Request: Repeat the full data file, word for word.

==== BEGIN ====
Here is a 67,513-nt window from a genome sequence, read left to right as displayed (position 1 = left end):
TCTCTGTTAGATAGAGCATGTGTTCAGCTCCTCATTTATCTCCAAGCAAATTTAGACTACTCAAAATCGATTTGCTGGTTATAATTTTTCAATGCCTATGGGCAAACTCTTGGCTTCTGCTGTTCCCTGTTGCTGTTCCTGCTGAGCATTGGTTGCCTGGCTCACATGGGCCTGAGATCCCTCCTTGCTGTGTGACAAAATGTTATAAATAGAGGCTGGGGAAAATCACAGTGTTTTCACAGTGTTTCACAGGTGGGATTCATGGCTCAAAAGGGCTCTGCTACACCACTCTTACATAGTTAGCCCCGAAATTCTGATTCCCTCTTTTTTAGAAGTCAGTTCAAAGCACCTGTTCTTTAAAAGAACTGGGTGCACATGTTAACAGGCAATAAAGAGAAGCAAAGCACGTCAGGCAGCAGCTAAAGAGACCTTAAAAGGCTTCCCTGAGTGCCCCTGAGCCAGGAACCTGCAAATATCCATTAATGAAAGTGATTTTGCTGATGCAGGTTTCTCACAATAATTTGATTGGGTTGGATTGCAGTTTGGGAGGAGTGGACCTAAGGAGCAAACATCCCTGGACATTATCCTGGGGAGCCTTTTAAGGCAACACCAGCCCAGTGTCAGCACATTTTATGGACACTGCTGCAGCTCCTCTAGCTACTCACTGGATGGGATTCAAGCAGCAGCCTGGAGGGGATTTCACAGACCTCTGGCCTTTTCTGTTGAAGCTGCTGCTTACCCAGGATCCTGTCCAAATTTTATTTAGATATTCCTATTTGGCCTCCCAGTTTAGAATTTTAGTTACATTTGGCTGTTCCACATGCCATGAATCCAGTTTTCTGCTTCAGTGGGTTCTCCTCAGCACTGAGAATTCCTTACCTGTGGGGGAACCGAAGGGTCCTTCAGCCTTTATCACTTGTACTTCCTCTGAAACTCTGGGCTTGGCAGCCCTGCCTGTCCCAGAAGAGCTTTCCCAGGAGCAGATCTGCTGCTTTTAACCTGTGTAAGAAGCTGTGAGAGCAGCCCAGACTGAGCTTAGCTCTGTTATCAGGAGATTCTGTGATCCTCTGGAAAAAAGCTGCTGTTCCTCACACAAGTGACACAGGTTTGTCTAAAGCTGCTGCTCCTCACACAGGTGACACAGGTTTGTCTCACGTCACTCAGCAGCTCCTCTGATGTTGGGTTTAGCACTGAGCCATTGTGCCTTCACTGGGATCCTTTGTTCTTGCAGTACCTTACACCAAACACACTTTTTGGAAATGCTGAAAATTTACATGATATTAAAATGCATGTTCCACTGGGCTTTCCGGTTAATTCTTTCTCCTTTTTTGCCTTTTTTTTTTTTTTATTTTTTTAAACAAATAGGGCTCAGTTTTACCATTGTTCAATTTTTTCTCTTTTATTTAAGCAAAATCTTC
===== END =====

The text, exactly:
Here is a 67,513-nt window from a genome sequence, read left to right as displayed (position 1 = left end):
TCTCTGTTAGATAGAGCATGTGTTCAGCTCCTCATTTATCTCCAAGCAAATTTAGACTACTCAAAATCGATTTGCTGGTTATAATTTTTCAATGCCTATGGGCAAACTCTTGGCTTCTGCTGTTCCCTGTTGCTGTTCCTGCTGAGCATTGGTTGCCTGGCTCACATGGGCCTGAGATCCCTCCTTGCTGTGTGACAAAATGTTATAAATAGAGGCTGGGGAAAATCACAGTGTTTTCACAGTGTTTCACAGGTGGGATTCATGGCTCAAAAGGGCTCTGCTACACCACTCTTACATAGTTAGCCCCGAAATTCTGATTCCCTCTTTTTTAGAAGTCAGTTCAAAGCACCTGTTCTTTAAAAGAACTGGGTGCACATGTTAACAGGCAATAAAGAGAAGCAAAGCACGTCAGGCAGCAGCTAAAGAGACCTTAAAAGGCTTCCCTGAGTGCCCCTGAGCCAGGAACCTGCAAATATCCATTAATGAAAGTGATTTTGCTGATGCAGGTTTCTCACAATAATTTGATTGGGTTGGATTGCAGTTTGGGAGGAGTGGACCTAAGGAGCAAACATCCCTGGACATTATCCTGGGGAGCCTTTTAAGGCAACACCAGCCCAGTGTCAGCACATTTTATGGACACTGCTGCAGCTCCTCTAGCTACTCACTGGATGGGATTCAAGCAGCAGCCTGGAGGGGATTTCACAGACCTCTGGCCTTTTCTGTTGAAGCTGCTGCTTACCCAGGATCCTGTCCAAATTTTATTTAGATATTCCTATTTGGCCTCCCAGTTTAGAATTTTAGTTACATTTGGCTGTTCCACATGCCATGAATCCAGTTTTCTGCTTCAGTGGGTTCTCCTCAGCACTGAGAATTCCTTACCTGTGGGGGAACCGAAGGGTCCTTCAGCCTTTATCACTTGTACTTCCTCTGAAACTCTGGGCTTGGCAGCCCTGCCTGTCCCAGAAGAGCTTTCCCAGGAGCAGATCTGCTGCTTTTAACCTGTGTAAGAAGCTGTGAGAGCAGCCCAGACTGAGCTTAGCTCTGTTATCAGGAGATTCTGTGATCCTCTGGAAAAAAGCTGCTGTTCCTCACACAAGTGACACAGGTTTGTCTAAAGCTGCTGCTCCTCACACAGGTGACACAGGTTTGTCTCACGTCACTCAGCAGCTCCTCTGATGTTGGGTTTAGCACTGAGCCATTGTGCCTTCACTGGGATCCTTTGTTCTTGCAGTACCTTACACCAAACACACTTTTTGGAAATGCTGAAAATTTACATGATATTAAAATGCATGTTCCACTGGGCTTTCCGGTTAATTCTTTCTCCTTTTTTGCCTTTTTTTTTTTTTTATTTTTTTAAACAAATAGGGCTCAGTTTTACCATTGTTCAATTTTTTCTCTTTTATTTAAGCAAAATCTTC